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aboriginal culture

The Canadian designers tapped to outfit Team Canada at the Olympic opening ceremony have issued an open letter apologizing to all aboriginal people for using a derogatory term last year to promote a women's collection featuring "indigenous flair."

The mea culpa marks Dsquared2's first apology since it dubbed its Fall/Winter 2015 women's collection #dsquaw – a reference to an insult that is demeaning to indigenous women. It comes two weeks after the Hudson's Bay Company announced it had chosen Dsquared2 to design the opening ceremony look for the 2016 Summer Games in Rio de Janeiro – news that prompted a backlash on Twitter and thrust last year's controversy into the headlines anew.

"We are sad that our collection, which was meant to be a celebration of cultures, might have caused hurt through our inappropriate use of words," says the open letter, signed by Dsquared2 founders and twin brothers Dan and Dean Caten. "Our intentions were in good faith but we now understand how this terminology is offensive. We are truly sorry, and apologize for the disrespect this may have caused."

The Toronto-born brothers, whose designs were recently worn by Beyoncé and Justin Bieber, wrote that they will work to educate themselves about First Nations, Inuit and Métis cultures. "We can only hope that by making this mistake we have brought attention to this issue, and learn together more about our country's history," they stated.

Dsquared2 sent the letter, which is addressed to Canada's indigenous peoples, to The Globe and Mail's editor-in-chief and a Globe columnist who recently criticized the Olympic partnership. In an e-mail, the Caten brothers said, via a spokeswoman, that the Bay was not involved in the expression of regret. "The apology is coming from our heart," they said. "After the announcement of Canadian Olympics uniforms in collaboration with Hudson's Bay, we realized we did not confront the issue with the correct importance when it happened."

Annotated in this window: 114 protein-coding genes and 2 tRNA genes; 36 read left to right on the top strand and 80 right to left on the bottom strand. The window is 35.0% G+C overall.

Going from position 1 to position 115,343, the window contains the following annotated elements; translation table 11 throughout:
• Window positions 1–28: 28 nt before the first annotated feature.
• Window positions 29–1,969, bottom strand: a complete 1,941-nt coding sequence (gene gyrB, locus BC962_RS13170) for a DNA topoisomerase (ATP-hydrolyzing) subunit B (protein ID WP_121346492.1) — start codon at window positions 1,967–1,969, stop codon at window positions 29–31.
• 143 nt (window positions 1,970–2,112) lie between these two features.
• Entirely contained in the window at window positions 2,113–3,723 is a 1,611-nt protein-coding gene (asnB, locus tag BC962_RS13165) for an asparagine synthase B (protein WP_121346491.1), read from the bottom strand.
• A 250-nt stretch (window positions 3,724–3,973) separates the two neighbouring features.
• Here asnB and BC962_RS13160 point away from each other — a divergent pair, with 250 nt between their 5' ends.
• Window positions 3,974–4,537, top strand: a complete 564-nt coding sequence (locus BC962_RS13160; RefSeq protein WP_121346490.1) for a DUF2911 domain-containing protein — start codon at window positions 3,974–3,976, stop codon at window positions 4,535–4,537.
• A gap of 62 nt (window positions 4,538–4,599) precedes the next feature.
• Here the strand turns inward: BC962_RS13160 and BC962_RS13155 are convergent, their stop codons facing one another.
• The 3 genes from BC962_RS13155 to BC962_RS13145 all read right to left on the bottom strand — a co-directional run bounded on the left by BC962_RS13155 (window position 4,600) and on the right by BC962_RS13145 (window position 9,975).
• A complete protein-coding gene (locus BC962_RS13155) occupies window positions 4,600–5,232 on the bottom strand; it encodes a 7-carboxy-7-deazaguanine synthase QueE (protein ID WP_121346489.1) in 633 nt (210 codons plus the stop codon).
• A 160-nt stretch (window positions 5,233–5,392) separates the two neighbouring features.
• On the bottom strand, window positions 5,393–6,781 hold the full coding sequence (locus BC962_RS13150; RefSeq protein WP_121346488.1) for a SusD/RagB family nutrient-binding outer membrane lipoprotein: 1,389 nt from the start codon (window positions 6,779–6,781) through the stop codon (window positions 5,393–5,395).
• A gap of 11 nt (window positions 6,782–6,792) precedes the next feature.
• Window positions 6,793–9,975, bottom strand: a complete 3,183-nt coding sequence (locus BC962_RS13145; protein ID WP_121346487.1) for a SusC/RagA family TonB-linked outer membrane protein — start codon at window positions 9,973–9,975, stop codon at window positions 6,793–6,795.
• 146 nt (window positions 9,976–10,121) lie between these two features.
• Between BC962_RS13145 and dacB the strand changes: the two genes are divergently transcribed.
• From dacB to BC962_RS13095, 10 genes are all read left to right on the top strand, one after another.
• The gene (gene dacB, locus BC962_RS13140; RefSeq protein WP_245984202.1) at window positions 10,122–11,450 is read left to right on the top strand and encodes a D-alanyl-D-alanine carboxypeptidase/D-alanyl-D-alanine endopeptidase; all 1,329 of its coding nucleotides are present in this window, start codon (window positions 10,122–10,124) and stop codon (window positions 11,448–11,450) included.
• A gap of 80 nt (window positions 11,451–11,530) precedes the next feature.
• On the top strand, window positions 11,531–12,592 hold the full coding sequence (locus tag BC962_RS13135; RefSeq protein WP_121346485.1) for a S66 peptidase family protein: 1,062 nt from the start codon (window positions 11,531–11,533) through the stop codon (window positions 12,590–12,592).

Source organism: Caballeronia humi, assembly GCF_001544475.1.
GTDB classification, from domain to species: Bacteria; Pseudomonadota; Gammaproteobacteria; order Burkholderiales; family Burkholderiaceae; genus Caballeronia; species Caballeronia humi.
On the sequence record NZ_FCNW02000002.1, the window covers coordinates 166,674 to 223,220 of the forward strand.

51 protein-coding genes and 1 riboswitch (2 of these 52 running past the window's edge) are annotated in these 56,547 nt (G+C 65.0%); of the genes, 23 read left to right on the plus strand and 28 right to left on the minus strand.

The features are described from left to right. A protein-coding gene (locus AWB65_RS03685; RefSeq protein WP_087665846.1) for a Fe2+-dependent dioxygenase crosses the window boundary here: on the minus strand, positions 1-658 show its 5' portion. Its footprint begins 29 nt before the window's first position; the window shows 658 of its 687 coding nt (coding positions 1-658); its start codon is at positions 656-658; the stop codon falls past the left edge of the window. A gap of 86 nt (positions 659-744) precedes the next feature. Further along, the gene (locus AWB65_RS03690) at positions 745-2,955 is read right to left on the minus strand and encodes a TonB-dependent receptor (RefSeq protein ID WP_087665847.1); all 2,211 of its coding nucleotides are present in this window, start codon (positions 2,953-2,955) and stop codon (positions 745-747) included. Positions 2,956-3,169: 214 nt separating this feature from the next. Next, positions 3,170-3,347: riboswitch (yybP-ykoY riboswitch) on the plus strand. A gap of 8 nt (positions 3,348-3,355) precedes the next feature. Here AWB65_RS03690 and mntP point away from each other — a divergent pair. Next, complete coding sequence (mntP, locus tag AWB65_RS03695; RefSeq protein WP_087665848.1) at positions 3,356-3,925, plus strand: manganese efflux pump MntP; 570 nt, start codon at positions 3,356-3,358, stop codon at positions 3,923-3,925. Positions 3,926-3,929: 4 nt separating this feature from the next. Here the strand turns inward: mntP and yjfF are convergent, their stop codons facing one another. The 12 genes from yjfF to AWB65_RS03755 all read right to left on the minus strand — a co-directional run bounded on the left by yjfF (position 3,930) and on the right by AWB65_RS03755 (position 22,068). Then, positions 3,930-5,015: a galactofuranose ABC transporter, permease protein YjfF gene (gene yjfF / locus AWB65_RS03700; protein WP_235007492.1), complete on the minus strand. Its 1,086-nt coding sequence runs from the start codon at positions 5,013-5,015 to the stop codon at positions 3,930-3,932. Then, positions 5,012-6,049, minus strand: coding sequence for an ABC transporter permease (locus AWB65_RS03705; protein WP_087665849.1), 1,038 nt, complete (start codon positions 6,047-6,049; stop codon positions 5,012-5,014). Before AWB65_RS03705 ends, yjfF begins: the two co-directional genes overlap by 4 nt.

The Bay said in a statement it had started working with Dsquared2 in October of 2014 – several months before the controversy unfolded. "Our goal was to partner with a globally recognized Canadian fashion brand to design the Opening Ceremony look for Team Canada when they go for gold in Rio," the statement said. Both the Bay and the Catens said Dsquared2 felt an apology was necessary and the department store agreed.

The women's collection at issue was unveiled at Milan Fashion Week last spring. Dsquared2 scrubbed its website and social-media feeds of the offensive term, but left photos and a description of the clothes online. The website says the collection has an "indigenous flair" and was inspired by the "enchantment of Canadian Indian tribes" and "the confident attitude of the British aristocracy."

Manitoba's Grand Chief Sheila North Wilson called Dsquared2's apology "the right move," even if it came a year after the issue arose. "It's always a welcome act to start to initiate reconciliation in some way," said the Cree leader, who took part in this week's national roundtable on missing and murdered indigenous women.

Janice Forsyth, a Cree professor who formerly headed the International Centre for Olympic Studies at Western University, deemed the apology a public-relations move that is too little, too late.

"They're still going to make money," she said. "They're not donating money to [the cause of] missing and murdered indigenous women … I don't hear any money being put into aboriginal sport. This is hollow."

Dsquared2's opening ceremony designs will be revealed in April. "The look is cool and modern, and was inspired by Canada and the maple leaf," the Catens said. "It features a red, white and black colour palette."

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